World Lupus Day: Know What Expert Says About This Incurable But Treatable Disease
Many times, we tend to develop red butterfly rashes on our cheeks and other parts of our body due to overexposure to sunlight. But generally, for many, it is just a seasonal regular rash, which keeps occurring. Not even in one’s wildest imagination can one think that it can be a major symptom of an autoimmune disease called ‘Systematic lupus erythematosus. The manifestation of this disease may vary from simple skin rash to grave complications like kidney, brain, and heart involvement
However, with appropriate treatment, a lupus patient can live a normal life. Sadly, many patients suffer from long-term complications and organ damage due to lack of awareness, early diagnosis, and proper treatment.
May 10 is celebrated as “World Lupus Day” every year, to create awareness about this incurable but potentially treatable disease. The theme for Lupus Day this year is “Make Lupus Visible” by using social media and other platforms so that more and more people become aware of this disease and offer help to patients in getting early treatment.
What is Lupus?
Sometimes, our immune system goes awry and wild. It misreads signals. As a result, our defenses do not recognise our body at work and “begin” attacking” our own cells. This leads to illnesses called autoimmune (self-immune) diseases and one such disease is “Systemic Lupus Erythematosus” commonly known as Lupus. It is very difficult to diagnose it as different patients may have different presentations. It can affect one’s skin, joints, blood, heart, kidney, brain, etc.
What are the warning signs and symptoms?
The appearance of a reddish malar rash, flat or raised on the cheekbones also known as “butterfly rash” due to its shape is a very classical symptom of lupus. Rashes over sun-exposed areas, painless oral or Nasopharyngeal ulceration, or excessive hair loss may be other features. The warning signs among young patients are losing protein or blood in urine, unusual decrease in haemoglobin, prolonged fever, joint pain, etc.
Is early detection possible in Lupus?
Lupus is called the “great imitator” because its symptoms mimic many other diseases. It is very difficult to diagnose unless one specifically looks for it. So a trained and alert physician can help. No single test or symptom can diagnose lupus. Considering its multisystemic nature, usually, Lupus is suspected when a young patient presents with complaints of two or more systems. For example, if someone has joint pain, renal failure, and decreased haemoglobin, along with fever then lupus should be suspected.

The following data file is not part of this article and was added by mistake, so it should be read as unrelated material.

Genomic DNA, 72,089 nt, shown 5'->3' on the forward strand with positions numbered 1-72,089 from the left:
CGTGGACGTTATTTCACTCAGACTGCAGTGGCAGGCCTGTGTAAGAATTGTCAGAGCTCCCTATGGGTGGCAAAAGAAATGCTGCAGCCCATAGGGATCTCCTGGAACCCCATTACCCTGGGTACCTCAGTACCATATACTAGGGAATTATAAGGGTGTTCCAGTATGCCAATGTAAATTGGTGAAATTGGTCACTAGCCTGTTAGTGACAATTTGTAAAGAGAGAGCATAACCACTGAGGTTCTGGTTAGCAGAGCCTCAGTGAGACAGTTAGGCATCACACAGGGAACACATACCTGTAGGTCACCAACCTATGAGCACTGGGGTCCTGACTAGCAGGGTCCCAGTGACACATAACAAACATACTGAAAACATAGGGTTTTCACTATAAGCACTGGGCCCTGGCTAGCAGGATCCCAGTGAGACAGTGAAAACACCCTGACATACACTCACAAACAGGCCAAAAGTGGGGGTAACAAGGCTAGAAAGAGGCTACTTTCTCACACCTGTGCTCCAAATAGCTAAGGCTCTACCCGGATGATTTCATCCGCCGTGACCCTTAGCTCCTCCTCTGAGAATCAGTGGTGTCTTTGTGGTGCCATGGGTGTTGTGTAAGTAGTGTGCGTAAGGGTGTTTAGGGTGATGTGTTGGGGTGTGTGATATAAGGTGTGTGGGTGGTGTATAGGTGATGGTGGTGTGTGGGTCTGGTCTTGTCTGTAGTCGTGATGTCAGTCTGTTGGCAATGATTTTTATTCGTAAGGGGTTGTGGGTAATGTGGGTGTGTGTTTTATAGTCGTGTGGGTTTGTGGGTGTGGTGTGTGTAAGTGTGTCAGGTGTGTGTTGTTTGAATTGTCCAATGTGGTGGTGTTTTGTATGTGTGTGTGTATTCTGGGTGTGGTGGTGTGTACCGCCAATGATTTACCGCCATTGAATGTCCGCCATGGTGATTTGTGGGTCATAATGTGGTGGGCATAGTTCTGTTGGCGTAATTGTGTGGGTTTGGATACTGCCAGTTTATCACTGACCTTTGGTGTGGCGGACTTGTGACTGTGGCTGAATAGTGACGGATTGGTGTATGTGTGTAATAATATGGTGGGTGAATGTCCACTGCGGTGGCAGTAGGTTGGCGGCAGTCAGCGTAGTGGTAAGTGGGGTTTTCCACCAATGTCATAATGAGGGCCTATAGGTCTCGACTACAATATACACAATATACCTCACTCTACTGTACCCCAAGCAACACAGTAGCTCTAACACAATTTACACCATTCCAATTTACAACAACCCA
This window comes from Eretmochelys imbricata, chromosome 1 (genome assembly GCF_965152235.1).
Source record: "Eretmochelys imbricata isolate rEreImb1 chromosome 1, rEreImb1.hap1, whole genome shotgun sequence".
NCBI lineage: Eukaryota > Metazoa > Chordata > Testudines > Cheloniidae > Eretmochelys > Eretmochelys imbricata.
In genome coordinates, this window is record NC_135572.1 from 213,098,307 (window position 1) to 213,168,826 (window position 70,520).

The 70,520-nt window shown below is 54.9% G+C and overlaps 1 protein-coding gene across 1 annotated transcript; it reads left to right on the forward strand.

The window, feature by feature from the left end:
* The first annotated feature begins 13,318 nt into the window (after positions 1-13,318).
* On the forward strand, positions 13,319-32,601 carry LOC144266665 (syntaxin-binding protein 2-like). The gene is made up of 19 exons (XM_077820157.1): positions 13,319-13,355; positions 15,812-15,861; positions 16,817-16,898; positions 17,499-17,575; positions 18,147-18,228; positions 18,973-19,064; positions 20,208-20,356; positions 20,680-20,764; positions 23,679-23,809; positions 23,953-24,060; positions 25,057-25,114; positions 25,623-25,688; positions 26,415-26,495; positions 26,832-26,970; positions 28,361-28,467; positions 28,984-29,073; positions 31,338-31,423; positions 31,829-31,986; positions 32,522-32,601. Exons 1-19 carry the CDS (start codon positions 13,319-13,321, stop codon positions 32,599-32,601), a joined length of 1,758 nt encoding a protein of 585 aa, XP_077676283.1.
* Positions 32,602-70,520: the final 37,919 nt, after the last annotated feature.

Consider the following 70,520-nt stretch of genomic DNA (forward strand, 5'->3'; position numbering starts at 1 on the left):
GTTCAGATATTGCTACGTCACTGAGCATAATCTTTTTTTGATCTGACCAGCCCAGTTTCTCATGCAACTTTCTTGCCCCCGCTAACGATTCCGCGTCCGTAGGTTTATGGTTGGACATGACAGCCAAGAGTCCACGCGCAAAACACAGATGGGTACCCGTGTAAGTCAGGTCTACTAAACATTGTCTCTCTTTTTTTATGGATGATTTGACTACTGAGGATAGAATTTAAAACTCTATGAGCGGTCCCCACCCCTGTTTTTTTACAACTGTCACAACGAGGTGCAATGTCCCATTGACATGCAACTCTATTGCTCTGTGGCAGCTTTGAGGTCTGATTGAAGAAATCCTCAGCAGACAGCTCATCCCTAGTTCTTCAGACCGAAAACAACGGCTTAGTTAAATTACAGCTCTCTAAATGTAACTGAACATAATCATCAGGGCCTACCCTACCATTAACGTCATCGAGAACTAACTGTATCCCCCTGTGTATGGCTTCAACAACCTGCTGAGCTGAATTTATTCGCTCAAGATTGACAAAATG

Is there any specific gender and age group which is more prone to the ailment?
It mainly affects females in the age group of 15 – 45 years. However, it can also develop among men, children, and teenagers. Out of 10 patients, usually one is male and the rest are females.
Is there any test to screen lupus?
Anti Nuclear Antibodies (ANA) test is done to screen for lupus if somebody presents symptoms suggestive of the disease. The sensitivity and simplicity of an ANA test makes it extremely popular to determine the intensity of the disease. But this is not a specific test and can be present even in normal people. Once ANA test positive, then anti-dsDNA and complement tests are done to confirm Lupus.
Is it contagious?
No, it is not contagious, not even through sexual contact. So don’t have any social stigma to live with Lupus patients and give them emotional and moral support as they need it most.
What precautions should Lupus patients take?
Out of all the environmental factors, sunlight is known to aggravate lupus. A person suffering from lupus should use sunscreen lotion and avoid UV lights. Besides, avoiding stress and fatigue and quitting smoking always help.
What exercises help Lupus patients?
Regular Aerobics and deep breathing exercises help in a long way. They heal mentally and physically. But they should be practiced along with prescribed medicines
What is the mainstay therapy for Lupus?
As the overactive immune system is at fault for causing harm to different organs, so immunosupressive drugs are the mainstay of treatment. Corticosteroid is life-saving but its unnecessary prolonged use may have side effects. When treatment is required for a prolonged period, other drugs like hydroxycholoroquine, cyclophosphamide, azathioprine, mycophenolate, etc are used, which help in decreasing corticosteroid dose. Because all these drugs may have side effects, treatment of lupus should be done under a trained rheumatologist or clinical immunologist.
What are the long-term complications of Lupus?
Complications may be related to the disease itself or related to its treatment. If not treated well, it can cause kidney failure, bone destruction( avascular necrosis), atherosclerosis and heart disease, etc. These patients are also at risk of infections and osteoporosis as a side effect of its treatment.
Can Lupus patients take COVID vaccination?
Lupus patients can take COVID vaccines like normal patients and both vaccines available in India (Covaxin and Covishield) are safe to use in these patients. Only patients who are on high-dose steroid (more than 10 mg prednisolone) or immunosuppression medicines may show little less response to the vaccine. These patients should consult the rheumatologist and time their vaccination.
A final word for such patients?
Although there is no permanent cure, if treated at the right time, a majority of Lupus patients can lead a normal life. Acceptance of the disease and compliance with medications are determinants for a better outcome. Recent advance in the molecular understanding of the disease has provided enough hope for breakthrough treatment in the near future.